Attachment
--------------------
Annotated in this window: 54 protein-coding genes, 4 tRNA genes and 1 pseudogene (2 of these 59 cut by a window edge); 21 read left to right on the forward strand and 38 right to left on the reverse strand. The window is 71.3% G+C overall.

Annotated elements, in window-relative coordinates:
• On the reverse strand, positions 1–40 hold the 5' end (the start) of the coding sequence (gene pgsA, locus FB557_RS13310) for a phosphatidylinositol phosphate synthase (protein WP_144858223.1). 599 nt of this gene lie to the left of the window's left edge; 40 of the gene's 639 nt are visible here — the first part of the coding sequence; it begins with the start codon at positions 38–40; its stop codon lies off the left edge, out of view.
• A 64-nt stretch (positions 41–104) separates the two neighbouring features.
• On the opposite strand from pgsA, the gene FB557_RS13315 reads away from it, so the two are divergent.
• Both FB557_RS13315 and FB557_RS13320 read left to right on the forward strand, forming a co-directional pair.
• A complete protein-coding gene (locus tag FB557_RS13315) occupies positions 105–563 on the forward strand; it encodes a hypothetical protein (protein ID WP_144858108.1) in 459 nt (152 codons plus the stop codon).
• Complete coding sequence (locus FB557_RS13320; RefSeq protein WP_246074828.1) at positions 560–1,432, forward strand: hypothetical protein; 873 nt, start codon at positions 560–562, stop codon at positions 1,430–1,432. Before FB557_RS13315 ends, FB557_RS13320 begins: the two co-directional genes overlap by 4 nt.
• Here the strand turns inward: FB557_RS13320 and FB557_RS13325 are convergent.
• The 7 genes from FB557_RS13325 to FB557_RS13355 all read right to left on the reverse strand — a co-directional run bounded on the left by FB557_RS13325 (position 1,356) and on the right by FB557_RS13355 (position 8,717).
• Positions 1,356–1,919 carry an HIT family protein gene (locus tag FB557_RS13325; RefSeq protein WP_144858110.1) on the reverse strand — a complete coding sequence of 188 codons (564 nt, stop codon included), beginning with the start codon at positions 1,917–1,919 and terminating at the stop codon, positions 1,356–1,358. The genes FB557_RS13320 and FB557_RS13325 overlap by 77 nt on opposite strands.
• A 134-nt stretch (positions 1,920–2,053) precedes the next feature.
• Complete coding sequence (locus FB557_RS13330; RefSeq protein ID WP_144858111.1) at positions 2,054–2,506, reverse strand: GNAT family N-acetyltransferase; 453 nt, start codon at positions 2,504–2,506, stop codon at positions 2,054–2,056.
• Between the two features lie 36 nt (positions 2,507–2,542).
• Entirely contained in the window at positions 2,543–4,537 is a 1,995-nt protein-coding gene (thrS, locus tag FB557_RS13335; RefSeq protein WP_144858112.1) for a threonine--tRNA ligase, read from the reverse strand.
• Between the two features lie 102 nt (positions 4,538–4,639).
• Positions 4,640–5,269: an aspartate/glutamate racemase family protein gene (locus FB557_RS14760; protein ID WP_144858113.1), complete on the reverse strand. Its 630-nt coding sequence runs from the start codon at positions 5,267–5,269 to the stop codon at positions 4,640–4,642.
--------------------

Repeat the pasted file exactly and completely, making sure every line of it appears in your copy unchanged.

Annotated in this window: 54 protein-coding genes, 4 tRNA genes and 1 pseudogene (2 of these 59 cut by a window edge); 21 read left to right on the forward strand and 38 right to left on the reverse strand. The window is 71.3% G+C overall.

Annotated elements, in window-relative coordinates:
• On the reverse strand, positions 1–40 hold the 5' end (the start) of the coding sequence (gene pgsA, locus FB557_RS13310) for a phosphatidylinositol phosphate synthase (protein WP_144858223.1). 599 nt of this gene lie to the left of the window's left edge; 40 of the gene's 639 nt are visible here — the first part of the coding sequence; it begins with the start codon at positions 38–40; its stop codon lies off the left edge, out of view.
• A 64-nt stretch (positions 41–104) separates the two neighbouring features.
• On the opposite strand from pgsA, the gene FB557_RS13315 reads away from it, so the two are divergent.
• Both FB557_RS13315 and FB557_RS13320 read left to right on the forward strand, forming a co-directional pair.
• A complete protein-coding gene (locus tag FB557_RS13315) occupies positions 105–563 on the forward strand; it encodes a hypothetical protein (protein ID WP_144858108.1) in 459 nt (152 codons plus the stop codon).
• Complete coding sequence (locus FB557_RS13320; RefSeq protein WP_246074828.1) at positions 560–1,432, forward strand: hypothetical protein; 873 nt, start codon at positions 560–562, stop codon at positions 1,430–1,432. Before FB557_RS13315 ends, FB557_RS13320 begins: the two co-directional genes overlap by 4 nt.
• Here the strand turns inward: FB557_RS13320 and FB557_RS13325 are convergent.
• The 7 genes from FB557_RS13325 to FB557_RS13355 all read right to left on the reverse strand — a co-directional run bounded on the left by FB557_RS13325 (position 1,356) and on the right by FB557_RS13355 (position 8,717).
• Positions 1,356–1,919 carry an HIT family protein gene (locus tag FB557_RS13325; RefSeq protein WP_144858110.1) on the reverse strand — a complete coding sequence of 188 codons (564 nt, stop codon included), beginning with the start codon at positions 1,917–1,919 and terminating at the stop codon, positions 1,356–1,358. The genes FB557_RS13320 and FB557_RS13325 overlap by 77 nt on opposite strands.
• A 134-nt stretch (positions 1,920–2,053) precedes the next feature.
• Complete coding sequence (locus FB557_RS13330; RefSeq protein ID WP_144858111.1) at positions 2,054–2,506, reverse strand: GNAT family N-acetyltransferase; 453 nt, start codon at positions 2,504–2,506, stop codon at positions 2,054–2,056.
• Between the two features lie 36 nt (positions 2,507–2,542).
• Entirely contained in the window at positions 2,543–4,537 is a 1,995-nt protein-coding gene (thrS, locus tag FB557_RS13335; RefSeq protein WP_144858112.1) for a threonine--tRNA ligase, read from the reverse strand.
• Between the two features lie 102 nt (positions 4,538–4,639).
• Positions 4,640–5,269: an aspartate/glutamate racemase family protein gene (locus FB557_RS14760; protein ID WP_144858113.1), complete on the reverse strand. Its 630-nt coding sequence runs from the start codon at positions 5,267–5,269 to the stop codon at positions 4,640–4,642.